Despite the fame of the Olympics, it’s important to recall its history as an amateur sport. Even today, the vast majority of Olympians can’t rely simply on their professional careers or their Wheaties endorsements to sustain their livelihood, much less to finance their training and competing.
And so, naturally, they turn to legal careers. And thus: to the LSAT. And, thus again, they turn to Blueprint. How did these stewards of American competitiveness fair out of the rink, out of the pool, hunched over tiny desks and career-determining Scantrons?
Katie Ledecky, to no one’s surprise, performed phenomenally. Coming off of a stellar Rio performance the nineteen year old scored a 172, making it look as easy as a 400 meter freestyle. She loved her Blueprint course, and decided to supplement it with a tutor, whom she insisted on calling “coach.” Nobody drilled harder, and it paid off when she missed not a single Reading Comprehension question.
It was never really fair. Simone Manuel was just a natural born LSAT taker from the moment she first handled a Scantron, and performed just above her practice-test average to pull a 179 on her exam. Simone was one of these despicable incredible people who just nailed Logic Games from the get go: She always knew how to organize her clowns and order her symphonies, etc. Literally did cartwheels around the competition. Notably, America’s sweetheart did make her first enemies after the LSAT – those unfortunates who had to try to measure up against the curve she set.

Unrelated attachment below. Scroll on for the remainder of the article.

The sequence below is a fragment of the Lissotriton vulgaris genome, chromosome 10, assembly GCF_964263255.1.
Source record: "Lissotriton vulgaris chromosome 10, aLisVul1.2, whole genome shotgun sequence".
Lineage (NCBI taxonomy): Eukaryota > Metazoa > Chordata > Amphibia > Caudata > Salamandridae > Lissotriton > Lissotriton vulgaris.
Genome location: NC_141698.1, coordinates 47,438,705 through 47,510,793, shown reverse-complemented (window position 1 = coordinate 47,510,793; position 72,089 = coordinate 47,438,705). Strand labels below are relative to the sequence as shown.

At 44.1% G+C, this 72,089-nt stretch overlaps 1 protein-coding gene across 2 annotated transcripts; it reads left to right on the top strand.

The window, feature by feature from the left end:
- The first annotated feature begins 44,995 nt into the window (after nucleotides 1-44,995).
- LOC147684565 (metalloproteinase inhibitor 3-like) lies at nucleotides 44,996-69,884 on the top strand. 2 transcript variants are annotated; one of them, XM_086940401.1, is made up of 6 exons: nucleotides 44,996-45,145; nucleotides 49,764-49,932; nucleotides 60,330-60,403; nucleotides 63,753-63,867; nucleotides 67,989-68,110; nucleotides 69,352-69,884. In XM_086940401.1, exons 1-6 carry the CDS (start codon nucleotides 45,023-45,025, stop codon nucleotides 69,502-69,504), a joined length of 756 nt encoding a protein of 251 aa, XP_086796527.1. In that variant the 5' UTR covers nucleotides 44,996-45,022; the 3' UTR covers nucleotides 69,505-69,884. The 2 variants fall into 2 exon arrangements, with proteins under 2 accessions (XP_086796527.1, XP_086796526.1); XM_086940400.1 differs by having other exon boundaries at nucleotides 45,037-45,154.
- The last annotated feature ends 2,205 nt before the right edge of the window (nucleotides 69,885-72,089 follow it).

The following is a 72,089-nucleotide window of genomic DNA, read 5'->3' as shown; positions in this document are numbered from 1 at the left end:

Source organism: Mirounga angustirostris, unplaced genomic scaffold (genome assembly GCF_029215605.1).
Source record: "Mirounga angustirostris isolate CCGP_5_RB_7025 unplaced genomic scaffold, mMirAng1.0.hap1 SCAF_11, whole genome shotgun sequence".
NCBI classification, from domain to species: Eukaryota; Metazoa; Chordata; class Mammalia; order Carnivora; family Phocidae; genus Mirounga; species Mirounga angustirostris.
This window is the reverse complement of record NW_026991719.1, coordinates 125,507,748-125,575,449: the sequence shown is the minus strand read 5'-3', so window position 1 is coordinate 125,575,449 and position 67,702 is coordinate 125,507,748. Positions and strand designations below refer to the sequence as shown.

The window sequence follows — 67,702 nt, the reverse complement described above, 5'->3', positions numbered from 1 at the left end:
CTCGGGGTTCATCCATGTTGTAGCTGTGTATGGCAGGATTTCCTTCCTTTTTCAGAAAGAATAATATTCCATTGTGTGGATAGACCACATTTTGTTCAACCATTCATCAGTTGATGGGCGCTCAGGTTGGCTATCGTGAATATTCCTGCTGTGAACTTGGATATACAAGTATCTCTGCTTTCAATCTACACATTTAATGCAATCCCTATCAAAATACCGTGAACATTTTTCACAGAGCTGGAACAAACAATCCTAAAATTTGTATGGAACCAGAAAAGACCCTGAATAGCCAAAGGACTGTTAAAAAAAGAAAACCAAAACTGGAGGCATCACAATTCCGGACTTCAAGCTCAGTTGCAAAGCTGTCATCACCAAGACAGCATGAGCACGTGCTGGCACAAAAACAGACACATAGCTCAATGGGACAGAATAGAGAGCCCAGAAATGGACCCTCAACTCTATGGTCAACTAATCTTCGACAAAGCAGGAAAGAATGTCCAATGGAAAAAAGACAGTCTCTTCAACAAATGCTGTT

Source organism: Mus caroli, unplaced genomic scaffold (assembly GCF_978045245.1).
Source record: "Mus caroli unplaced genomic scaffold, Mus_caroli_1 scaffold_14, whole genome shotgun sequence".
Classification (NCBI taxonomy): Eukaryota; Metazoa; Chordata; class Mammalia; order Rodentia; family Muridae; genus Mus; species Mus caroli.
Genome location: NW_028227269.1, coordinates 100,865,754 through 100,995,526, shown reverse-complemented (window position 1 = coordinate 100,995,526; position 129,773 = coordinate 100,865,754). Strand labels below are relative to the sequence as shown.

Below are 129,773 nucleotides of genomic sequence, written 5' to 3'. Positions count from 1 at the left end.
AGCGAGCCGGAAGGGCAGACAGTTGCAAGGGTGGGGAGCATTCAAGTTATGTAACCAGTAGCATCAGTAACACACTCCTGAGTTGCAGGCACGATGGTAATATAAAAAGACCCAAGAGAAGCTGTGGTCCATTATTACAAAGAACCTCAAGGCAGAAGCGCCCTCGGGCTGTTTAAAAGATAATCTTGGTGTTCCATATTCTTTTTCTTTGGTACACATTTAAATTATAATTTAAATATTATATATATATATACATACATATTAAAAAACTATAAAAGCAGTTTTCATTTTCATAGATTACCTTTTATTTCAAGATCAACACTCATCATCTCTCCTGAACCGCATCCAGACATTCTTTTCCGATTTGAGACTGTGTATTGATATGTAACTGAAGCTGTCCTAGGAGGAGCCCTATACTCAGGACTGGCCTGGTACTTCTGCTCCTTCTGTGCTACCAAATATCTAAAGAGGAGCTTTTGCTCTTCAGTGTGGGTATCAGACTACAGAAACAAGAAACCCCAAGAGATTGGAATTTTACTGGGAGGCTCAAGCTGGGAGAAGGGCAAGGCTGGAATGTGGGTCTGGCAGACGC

Aly Raisman pulled a strong score, a 169, on her LSATs, which, combined with her stellar undergraduate record (and a couple notable extracurricular accomplishments…) will likely lock her in for any and all of the T14 schools to which she applies. The gymnast struggled initially with Parallel Flaw questions (indicating that, despite what she does on the balance beam, she may in fact be mortal) but kept a notebook of each and every question she missed on practice exams and eventually mastered the art. Of course, throughout the entire test, her parents writhed in support and tortured anticipation.
Michael Phelps approached the test with lots of natural talent, but was hard to convince to sit at a desk taking practice exams. After his 163, friends and family encourage him to retake – a fine score, they acknowledged but not quite what he was capable of. As of last contact, Phelps had shrugged off such admonitions (a notable feat, given the weight of the gold hanging from his shoulders) and declared his intent to apply for the coming academic year.
And of course… Ryan Lochte. You really just gotta shake your head with this guy. I mean, vandalizing a bathroom in a foreign country and then lying about it? Just seems illogical! Doesn’t bode well for the LSAT. And unfortunately, despite hours of coaching, Lochte struggled to cross the 150 threshold. Particularly challenging for him were Implication Questions – you know, of the variety: “if I fabricate a story about a robbery but am on camera not being robbed then what will happen?” Lochte is currently mulling over a retake, but also just kinda wants to see what other colors look cool in his hair.
Your correspondents research (imagination) covered only American athletes (because Freedom). Anyone have any insight into how Usain Bolt fared on his exam?